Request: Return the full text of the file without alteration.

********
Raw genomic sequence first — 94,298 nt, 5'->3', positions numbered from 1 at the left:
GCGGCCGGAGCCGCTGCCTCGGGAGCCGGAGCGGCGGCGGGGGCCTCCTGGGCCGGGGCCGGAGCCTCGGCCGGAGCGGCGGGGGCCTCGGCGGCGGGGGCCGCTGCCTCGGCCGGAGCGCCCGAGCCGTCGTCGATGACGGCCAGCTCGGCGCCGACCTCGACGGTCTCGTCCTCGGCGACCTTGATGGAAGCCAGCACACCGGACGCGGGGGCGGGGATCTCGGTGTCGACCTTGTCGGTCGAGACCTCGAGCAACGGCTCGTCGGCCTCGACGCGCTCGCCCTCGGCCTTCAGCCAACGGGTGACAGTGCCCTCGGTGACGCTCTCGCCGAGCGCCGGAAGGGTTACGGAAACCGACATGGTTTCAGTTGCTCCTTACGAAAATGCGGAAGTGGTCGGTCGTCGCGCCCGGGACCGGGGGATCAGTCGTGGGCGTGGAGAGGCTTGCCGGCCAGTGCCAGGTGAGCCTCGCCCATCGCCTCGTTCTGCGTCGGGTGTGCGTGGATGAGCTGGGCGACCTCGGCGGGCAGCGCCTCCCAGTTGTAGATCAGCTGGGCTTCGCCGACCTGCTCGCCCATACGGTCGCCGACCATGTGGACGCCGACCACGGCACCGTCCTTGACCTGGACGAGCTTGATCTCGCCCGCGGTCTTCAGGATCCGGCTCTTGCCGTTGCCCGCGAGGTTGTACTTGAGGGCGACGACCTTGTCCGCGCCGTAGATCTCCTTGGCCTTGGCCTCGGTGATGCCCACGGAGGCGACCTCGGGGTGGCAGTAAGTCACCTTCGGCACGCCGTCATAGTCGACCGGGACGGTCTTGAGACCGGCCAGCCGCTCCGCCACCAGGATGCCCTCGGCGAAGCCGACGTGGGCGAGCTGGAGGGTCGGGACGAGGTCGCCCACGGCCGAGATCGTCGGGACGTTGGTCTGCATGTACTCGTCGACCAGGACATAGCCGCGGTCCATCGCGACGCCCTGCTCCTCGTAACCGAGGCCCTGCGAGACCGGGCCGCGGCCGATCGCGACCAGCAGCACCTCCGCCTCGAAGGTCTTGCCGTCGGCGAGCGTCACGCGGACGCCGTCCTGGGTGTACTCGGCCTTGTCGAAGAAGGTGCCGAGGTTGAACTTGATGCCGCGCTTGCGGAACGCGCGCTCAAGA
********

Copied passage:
Raw genomic sequence first — 94,298 nt, 5'->3', positions numbered from 1 at the left:
GCGGCCGGAGCCGCTGCCTCGGGAGCCGGAGCGGCGGCGGGGGCCTCCTGGGCCGGGGCCGGAGCCTCGGCCGGAGCGGCGGGGGCCTCGGCGGCGGGGGCCGCTGCCTCGGCCGGAGCGCCCGAGCCGTCGTCGATGACGGCCAGCTCGGCGCCGACCTCGACGGTCTCGTCCTCGGCGACCTTGATGGAAGCCAGCACACCGGACGCGGGGGCGGGGATCTCGGTGTCGACCTTGTCGGTCGAGACCTCGAGCAACGGCTCGTCGGCCTCGACGCGCTCGCCCTCGGCCTTCAGCCAACGGGTGACAGTGCCCTCGGTGACGCTCTCGCCGAGCGCCGGAAGGGTTACGGAAACCGACATGGTTTCAGTTGCTCCTTACGAAAATGCGGAAGTGGTCGGTCGTCGCGCCCGGGACCGGGGGATCAGTCGTGGGCGTGGAGAGGCTTGCCGGCCAGTGCCAGGTGAGCCTCGCCCATCGCCTCGTTCTGCGTCGGGTGTGCGTGGATGAGCTGGGCGACCTCGGCGGGCAGCGCCTCCCAGTTGTAGATCAGCTGGGCTTCGCCGACCTGCTCGCCCATACGGTCGCCGACCATGTGGACGCCGACCACGGCACCGTCCTTGACCTGGACGAGCTTGATCTCGCCCGCGGTCTTCAGGATCCGGCTCTTGCCGTTGCCCGCGAGGTTGTACTTGAGGGCGACGACCTTGTCCGCGCCGTAGATCTCCTTGGCCTTGGCCTCGGTGATGCCCACGGAGGCGACCTCGGGGTGGCAGTAAGTCACCTTCGGCACGCCGTCATAGTCGACCGGGACGGTCTTGAGACCGGCCAGCCGCTCCGCCACCAGGATGCCCTCGGCGAAGCCGACGTGGGCGAGCTGGAGGGTCGGGACGAGGTCGCCCACGGCCGAGATCGTCGGGACGTTGGTCTGCATGTACTCGTCGACCAGGACATAGCCGCGGTCCATCGCGACGCCCTGCTCCTCGTAACCGAGGCCCTGCGAGACCGGGCCGCGGCCGATCGCGACCAGCAGCACCTCCGCCTCGAAGGTCTTGCCGTCGGCGAGCGTCACGCGGACGCCGTCCTGGGTGTACTCGGCCTTGTCGAAGAAGGTGCCGAGGTTGAACTTGATGCCGCGCTTGCGGAACGCGCGCTCAAGA